`Plus-Size' Consumers Get Retailers' Attention
But Tailoring a Message to the Reluctantly Overweight Poses a Marketing Challenge
By Margaret Webb Pressler
Washington Post Staff Writer
Tuesday, November 3, 1998; Page A01
At 5-foot-10 and 270 pounds, Andrea Amiri, a Lake Ridge administrative assistant, is a striking woman with perfectly coiffed hair, expertly applied makeup and manicured fingernails. A natural in front of the camera, Amiri, 39, is pursuing a plus-size modeling career and recently competed in the Miss Plus USA pageant in Chicago.
Amiri also has become a clothes horse, frequenting the plus-size designer collections at department stores such as Lord & Taylor and Nordstrom and specialty shops that include Liz Claiborne's Elizabeth. Though she can't afford many of the outfits, Amiri said, she relishes the chance to browse among clothes you simply didn't see in plus-size departments just a few years ago -- like the gorgeous white suit by Jones New York she'd love to buy.
"I'm walking through Lord & Taylor and I'm saying, 'Oh, that's beautiful, and they have my size,' " Amiri said.
Overweight people have long been pitched pounds-reducing elixirs, regimens and devices dreamed up by the weight-loss industry, but now they're being targeted in a new way. As the ranks of seriously overweight Americans grow -- the latest government estimate is that 23 percent of the U.S. adult population is obese -- fashion designers, retailers and publishers are pitching them better products accompanied by messages of beauty and acceptance.
In reaching out to this market, however, they are finding an inherent challenge: selling products to people who, for the most part, would give anything not to be included in this group.
Even Amiri, with her sparkling self-confidence, feels that way. Last fall she was thrilled to be down to 220 pounds, having lost 165 pounds taking the combination of weight-loss drugs commonly known as fen/phen. She said she was "devastated" when one of the drugs was removed from the market, and she despairs at the 50 pounds she has since gained back. She wants nothing more than the chance to be a normal weight -- or at least a lower weight -- and end her struggle.
"I accept myself the way I am. Unfortunately, the pressures of society don't allow us to have that comfort," she said. "All I desperately want is to have that pressure off."
Experts said Amiri's inner conflict is typical among the seriously overweight, despite the burgeoning "fat acceptance" movement and the growing number of positive messages aimed at them.
"The public is so confused about this -- the amount of consumer ambivalence towards this whole business is pervasive," said Arthur Frank, medical director of the obesity-management program at George Washington University. "But it's a very important issue, because the market is enormous."
According to the market research firm NPD Group, consumers bought $23 billion worth of women's apparel size 16 and larger last year, accounting for more than 25 percent of all women's fashion sales and an increase of 15 percent in two years.
But marketing experts said they must be careful how they pitch large-size products, especially in women's fashion. While the market for plus-size men's clothes, typically called "big and tall" fashions, is growing, there is not as much psychology involved in marketing to men, who tend to see weight gain as more of a health issue than a self-esteem issue. Women, however, often feel they are judged by society based on their appearance, and therefore they view buying large-size clothes as a sign of failure.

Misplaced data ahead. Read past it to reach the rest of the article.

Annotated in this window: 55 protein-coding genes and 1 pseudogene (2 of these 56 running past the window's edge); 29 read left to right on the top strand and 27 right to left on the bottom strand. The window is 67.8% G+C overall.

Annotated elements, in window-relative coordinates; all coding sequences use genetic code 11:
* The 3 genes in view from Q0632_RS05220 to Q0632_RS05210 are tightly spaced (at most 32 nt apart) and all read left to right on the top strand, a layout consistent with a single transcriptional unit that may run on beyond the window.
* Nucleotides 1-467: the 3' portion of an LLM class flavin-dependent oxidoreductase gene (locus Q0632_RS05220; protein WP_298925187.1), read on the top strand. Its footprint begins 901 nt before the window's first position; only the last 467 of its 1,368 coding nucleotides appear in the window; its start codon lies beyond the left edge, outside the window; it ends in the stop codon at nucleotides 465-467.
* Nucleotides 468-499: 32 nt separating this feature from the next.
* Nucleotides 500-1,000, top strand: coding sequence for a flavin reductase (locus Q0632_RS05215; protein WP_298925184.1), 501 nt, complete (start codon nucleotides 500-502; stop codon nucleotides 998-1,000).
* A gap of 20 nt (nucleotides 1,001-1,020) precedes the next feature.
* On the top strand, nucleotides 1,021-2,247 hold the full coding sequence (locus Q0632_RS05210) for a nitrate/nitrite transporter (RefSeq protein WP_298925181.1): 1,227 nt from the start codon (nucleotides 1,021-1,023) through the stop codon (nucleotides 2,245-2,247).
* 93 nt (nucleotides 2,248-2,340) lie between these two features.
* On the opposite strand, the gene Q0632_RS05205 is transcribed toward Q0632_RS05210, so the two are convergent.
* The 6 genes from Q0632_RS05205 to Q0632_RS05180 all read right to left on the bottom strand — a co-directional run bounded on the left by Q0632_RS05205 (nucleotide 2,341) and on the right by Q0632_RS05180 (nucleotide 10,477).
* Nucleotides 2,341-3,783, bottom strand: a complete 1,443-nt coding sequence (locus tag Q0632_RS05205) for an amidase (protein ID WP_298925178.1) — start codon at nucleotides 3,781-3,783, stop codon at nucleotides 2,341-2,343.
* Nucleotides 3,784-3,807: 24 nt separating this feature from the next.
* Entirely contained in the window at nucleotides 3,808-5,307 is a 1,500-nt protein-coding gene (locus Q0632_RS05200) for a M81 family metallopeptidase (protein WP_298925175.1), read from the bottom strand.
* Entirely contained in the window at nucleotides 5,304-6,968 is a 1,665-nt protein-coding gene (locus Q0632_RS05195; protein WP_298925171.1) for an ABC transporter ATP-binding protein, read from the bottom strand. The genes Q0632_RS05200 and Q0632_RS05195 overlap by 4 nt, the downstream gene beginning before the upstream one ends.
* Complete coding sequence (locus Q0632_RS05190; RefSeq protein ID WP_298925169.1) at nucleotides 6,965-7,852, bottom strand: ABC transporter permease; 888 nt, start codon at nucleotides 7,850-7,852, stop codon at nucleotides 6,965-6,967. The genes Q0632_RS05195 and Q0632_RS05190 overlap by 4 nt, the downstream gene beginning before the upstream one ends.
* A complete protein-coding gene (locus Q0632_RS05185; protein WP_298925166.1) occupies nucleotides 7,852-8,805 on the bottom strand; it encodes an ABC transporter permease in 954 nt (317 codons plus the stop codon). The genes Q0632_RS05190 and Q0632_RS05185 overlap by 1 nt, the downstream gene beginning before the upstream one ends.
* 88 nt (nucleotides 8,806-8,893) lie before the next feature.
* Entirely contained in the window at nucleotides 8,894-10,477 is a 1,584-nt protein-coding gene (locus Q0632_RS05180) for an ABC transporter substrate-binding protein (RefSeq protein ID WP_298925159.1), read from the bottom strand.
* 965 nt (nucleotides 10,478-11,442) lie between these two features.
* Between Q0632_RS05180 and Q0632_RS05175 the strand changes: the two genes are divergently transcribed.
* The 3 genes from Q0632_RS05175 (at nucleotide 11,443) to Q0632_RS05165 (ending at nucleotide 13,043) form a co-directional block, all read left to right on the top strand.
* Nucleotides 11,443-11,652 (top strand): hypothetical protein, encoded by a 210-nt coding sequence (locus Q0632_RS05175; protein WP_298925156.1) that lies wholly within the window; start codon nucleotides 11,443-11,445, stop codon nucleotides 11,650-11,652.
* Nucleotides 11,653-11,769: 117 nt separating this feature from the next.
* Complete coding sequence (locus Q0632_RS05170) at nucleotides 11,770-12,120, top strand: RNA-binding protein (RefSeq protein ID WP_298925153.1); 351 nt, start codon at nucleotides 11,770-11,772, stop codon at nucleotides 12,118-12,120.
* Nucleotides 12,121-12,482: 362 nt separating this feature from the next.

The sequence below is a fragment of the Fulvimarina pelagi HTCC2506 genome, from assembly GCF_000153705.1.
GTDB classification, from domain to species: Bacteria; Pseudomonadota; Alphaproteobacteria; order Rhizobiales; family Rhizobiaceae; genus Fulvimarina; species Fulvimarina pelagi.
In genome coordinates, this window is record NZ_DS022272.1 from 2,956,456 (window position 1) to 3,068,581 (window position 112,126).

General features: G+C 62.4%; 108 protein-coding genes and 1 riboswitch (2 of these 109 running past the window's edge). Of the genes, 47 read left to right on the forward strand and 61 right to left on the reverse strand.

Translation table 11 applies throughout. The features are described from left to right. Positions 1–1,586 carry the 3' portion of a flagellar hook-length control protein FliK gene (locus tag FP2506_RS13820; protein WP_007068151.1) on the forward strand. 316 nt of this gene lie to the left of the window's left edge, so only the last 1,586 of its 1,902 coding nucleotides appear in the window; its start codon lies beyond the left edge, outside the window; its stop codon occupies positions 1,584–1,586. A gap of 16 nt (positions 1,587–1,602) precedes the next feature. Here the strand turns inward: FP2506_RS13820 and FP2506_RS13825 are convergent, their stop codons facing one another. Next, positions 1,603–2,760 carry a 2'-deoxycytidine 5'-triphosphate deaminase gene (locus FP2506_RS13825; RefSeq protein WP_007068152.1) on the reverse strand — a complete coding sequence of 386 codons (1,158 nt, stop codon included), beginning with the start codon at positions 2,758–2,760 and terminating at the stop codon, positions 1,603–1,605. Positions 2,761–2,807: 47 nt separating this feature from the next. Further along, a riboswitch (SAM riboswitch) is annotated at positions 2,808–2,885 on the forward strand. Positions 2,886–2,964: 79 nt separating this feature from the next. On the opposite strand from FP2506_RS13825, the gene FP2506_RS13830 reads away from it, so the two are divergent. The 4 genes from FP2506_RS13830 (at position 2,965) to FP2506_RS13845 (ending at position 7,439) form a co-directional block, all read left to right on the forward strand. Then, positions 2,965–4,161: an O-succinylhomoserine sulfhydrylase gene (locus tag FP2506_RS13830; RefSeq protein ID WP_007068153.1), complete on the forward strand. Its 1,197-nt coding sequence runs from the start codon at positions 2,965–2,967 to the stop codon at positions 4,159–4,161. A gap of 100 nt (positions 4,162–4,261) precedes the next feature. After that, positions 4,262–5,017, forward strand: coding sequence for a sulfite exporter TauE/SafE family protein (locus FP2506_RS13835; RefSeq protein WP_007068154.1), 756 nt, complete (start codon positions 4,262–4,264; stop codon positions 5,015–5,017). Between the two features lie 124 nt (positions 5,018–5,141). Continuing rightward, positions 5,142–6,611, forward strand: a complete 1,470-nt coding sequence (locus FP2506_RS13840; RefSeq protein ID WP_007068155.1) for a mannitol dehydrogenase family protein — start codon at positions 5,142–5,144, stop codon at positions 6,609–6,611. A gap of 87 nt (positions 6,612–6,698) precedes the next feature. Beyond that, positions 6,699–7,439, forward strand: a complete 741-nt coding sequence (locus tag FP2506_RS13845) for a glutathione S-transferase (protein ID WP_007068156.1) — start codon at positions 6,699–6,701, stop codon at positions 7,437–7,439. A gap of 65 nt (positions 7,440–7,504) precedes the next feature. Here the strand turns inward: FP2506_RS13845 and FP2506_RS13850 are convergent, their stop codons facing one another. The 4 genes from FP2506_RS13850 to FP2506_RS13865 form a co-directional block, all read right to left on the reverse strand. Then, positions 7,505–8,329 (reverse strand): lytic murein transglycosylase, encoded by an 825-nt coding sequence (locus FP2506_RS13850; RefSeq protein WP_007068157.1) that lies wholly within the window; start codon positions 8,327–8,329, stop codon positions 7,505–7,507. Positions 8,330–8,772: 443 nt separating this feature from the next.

Linda Cauthen, who was an editor with the now-defunct magazine Big Beautiful Woman, said that attitude is especially acute for women who are gaining weight as they age, as opposed to those who have been heavy all their lives.
"When you're larger than you're used to being, you don't want to buy clothes," she said. "You feel like you don't want to reinforce this image."
Chris Hansen, executive vice president of marketing for Lane Bryant, the nation's biggest large-size apparel chain for women, said crafting a message that will sell plus-size clothes is one of the most challenging aspects of her job.
"Historically, there's been attached to weight a tremendous amount of shame," she said. "I do think it's relaxed. I don't think it's gone."
But Hansen and other marketing experts said they are partly to blame for that attitude because, in the past, plus-size clothing has been unattractive and poorly made. Plus-size clothing departments also have typically been placed in out-of-the-way corners of mainstream department stores.
When she joined Lane Bryant three years ago, Hansen said, there was even an argument within the company about "whether we were in the fashion business or not -- and there was a faction in the company that didn't think we were."
The result, she said, was that Lane Bryant was losing market share in a growing business. The company, owned by retail giant Limited Inc., has responded by markedly improving the quality and style of its merchandise and changing the tone of its marketing. Now Lane Bryant holds glitzy publicity events such as plus-size fashion shows and talent contests.
"It's a chicken-and-egg thing, because if I can look better, I'm going to feel better, and if I'm shopping in an environment that . . . reflects me in a better light, that's going to make me feel better," Hansen said.
Though Lane Bryant's sales have improved dramatically, some customers are realistic about the motives of the companies marketing to plus-size women.
"I don't think that has anything to do with sensitivity, I think it has everything to do with 'We're gonna make this extra money,' " said Andrea Toliver-Smith of Beltsville, who is 6 feet tall and weighs about 300 pounds.